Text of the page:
For more information, visit www.compassionatelife.com. Marc Ian Barasch is the author of several award-winning books. His recent book, Healing Dreams was hailed by the Washington Post as “lucid, courageous, trailblazing.” His other books include the award-winning classic The Healing Path and the national bestseller Remarkable Recovery: What Extraordinary Healings Tell Us About Getting Well and Staying Well He is a former editor at Psychology Today, Natural Health, and New Age Journal (which won a National Magazine Award under his tenure). He was a founding member of the Naropa University psychology department and he is an Emmy Award-nominated documentary film producer and writer whose work has been broadcast worldwide. He lives in the Colorado Rockies.

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A Promise Not to Text

February 9, 2011
Discover how you can help prevent car accidents.

My grandson was killed several years ago but by a driver who fell asleep at the wheel. So I know the pain of suddenly losing a person you love very much. It is doubly painful to know that the accident could have been prevented.

That is why I want to share with you a video my brother sent me yesterday.  I think everyone who has ever texted (apparently it’s a real word) should absolutely watch. It is ten minutes but can save a life, maybe even yours.

The AT&T “Don’t Text While Driving” documentary below focuses on several young people who were texting while driving; it was the last thing they would ever type. The CoolestOne.com, where I first saw the video, says it should be shown in every high school. I agree. Even more, every parent should require their children to watch it.

And if you text, watch it even if you don’t “usually” text while driving. Any distraction that takes your eyes off the road has the potential to kill you or another person. Is the risk worth it to get that message typed immediately?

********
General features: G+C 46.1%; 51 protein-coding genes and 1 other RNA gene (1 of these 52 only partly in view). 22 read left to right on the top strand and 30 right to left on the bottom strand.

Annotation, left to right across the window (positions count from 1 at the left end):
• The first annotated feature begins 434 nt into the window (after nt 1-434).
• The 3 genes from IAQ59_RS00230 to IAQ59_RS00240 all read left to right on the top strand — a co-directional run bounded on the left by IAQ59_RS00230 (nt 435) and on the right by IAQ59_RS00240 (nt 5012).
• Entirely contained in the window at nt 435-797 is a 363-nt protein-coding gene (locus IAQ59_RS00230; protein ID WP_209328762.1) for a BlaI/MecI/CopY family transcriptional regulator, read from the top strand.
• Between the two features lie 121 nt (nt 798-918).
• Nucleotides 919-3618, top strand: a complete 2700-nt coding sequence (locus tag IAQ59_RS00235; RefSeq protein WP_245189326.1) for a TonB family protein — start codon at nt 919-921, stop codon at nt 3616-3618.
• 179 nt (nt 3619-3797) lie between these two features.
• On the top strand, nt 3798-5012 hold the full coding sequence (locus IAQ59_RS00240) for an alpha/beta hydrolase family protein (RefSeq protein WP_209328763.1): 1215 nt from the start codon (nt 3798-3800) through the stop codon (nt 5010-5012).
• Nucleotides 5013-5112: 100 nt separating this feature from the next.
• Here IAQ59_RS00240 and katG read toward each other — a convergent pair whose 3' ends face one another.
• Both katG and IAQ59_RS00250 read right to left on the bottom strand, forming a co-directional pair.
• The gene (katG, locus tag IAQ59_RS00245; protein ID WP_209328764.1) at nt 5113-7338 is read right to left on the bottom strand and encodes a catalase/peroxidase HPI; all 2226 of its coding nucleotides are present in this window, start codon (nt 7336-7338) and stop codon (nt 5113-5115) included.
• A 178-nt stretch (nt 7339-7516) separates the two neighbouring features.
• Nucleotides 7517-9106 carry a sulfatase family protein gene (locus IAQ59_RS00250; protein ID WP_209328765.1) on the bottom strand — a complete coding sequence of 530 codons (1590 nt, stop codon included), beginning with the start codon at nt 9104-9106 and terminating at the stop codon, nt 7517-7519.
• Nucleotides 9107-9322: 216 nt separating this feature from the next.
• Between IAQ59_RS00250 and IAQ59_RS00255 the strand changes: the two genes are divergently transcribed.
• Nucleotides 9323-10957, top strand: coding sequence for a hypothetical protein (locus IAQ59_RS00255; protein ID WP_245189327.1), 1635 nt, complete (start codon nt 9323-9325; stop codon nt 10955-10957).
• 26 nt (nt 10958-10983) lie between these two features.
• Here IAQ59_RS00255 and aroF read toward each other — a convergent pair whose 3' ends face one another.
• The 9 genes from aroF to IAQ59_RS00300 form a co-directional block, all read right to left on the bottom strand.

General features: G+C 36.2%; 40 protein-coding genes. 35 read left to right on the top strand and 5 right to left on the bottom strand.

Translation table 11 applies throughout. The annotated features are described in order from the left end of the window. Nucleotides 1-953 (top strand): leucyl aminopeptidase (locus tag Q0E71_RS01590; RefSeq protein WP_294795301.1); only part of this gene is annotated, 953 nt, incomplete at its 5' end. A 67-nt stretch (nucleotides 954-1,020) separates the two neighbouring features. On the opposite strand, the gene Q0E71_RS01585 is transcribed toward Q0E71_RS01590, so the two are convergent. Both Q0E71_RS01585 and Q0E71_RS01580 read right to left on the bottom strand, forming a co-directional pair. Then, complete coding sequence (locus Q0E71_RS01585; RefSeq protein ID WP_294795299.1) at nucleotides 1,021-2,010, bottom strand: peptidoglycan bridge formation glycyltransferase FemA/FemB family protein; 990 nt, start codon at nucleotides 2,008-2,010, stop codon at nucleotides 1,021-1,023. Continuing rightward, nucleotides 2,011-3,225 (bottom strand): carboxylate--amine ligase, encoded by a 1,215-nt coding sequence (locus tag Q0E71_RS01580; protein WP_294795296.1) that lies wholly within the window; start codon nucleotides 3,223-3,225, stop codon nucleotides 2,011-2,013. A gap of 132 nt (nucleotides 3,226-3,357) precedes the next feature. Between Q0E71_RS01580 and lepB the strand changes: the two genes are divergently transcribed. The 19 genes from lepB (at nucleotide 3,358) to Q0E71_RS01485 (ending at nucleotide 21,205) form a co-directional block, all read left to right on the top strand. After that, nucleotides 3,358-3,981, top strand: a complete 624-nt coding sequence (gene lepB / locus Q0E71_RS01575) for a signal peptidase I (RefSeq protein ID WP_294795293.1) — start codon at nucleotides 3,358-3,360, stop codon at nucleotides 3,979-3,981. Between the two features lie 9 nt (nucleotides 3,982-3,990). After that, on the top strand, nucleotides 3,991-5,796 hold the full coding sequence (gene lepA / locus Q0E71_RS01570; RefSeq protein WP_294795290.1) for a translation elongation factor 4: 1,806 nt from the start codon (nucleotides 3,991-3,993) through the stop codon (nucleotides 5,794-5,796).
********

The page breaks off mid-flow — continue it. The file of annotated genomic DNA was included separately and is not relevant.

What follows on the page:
After you watch the video, be sure to scroll down and read the rest of the post for a text challenge.

After watching this video, I wondered what I could do, besides putting it in my blog and sending it to family and friends. Then it hit me. Start a campaign to get people who text to promise not to text while driving. I was about to start one on this post when I went back to the CoolestOne.com and discovered they had created the following pledges:

I pledge I will not text while I am driving.

I pledge I will not text while driving and will use only hands free calling if I need to speak on the phone while I am driving.

I pledge I will not text or use my phone while I am driving. If I need to use my phone, I will pull off the road to a safe location.

I wonder if the pledge might catch on more quickly if it were written in “text” language. I frankly don’t know what that would look like since I don’t text. But send me your contributions of any of the pledge statements above in the shortened words and phrases you would use if you were to type it on a cell phone.

Then send that text — when you are not driving — to everyone on your contact list. See how many of them will be willing to take the pledge with you.

I will post all contributions on this blog once a week for three weeks so more people can see it.

Since it takes two to have a text conversation, here is one more suggestion. Pledge not to engage in texting or a cell phone conversation with someone who doesn’t have a hands free phone if you know the intended recipient is behind the wheel. The other person may not want you to stop the conversation, but at least you won’t be responsible for encouraging him or her to drive distracted.

How much better to later see your friend healthy and in person than laid out on a cold slab or reduced to ashes in a jar.

Trust me. I know of what I speak.

P.S. I don’t insist that others be politically correct, but I did wonder why all of the young people who were shown in the video were white. Surely people of color also text while driving and many of them have been killed as well. Perhaps none of those families were willing to be photographed. It’s just something I tend to notice since I live in an interracial area and seeing people of all one color always strikes me as unusual. It doesn’t distract from the power of the video; I just think it would be more impactful for more people if there were teens of other races.

Did you enjoy this post?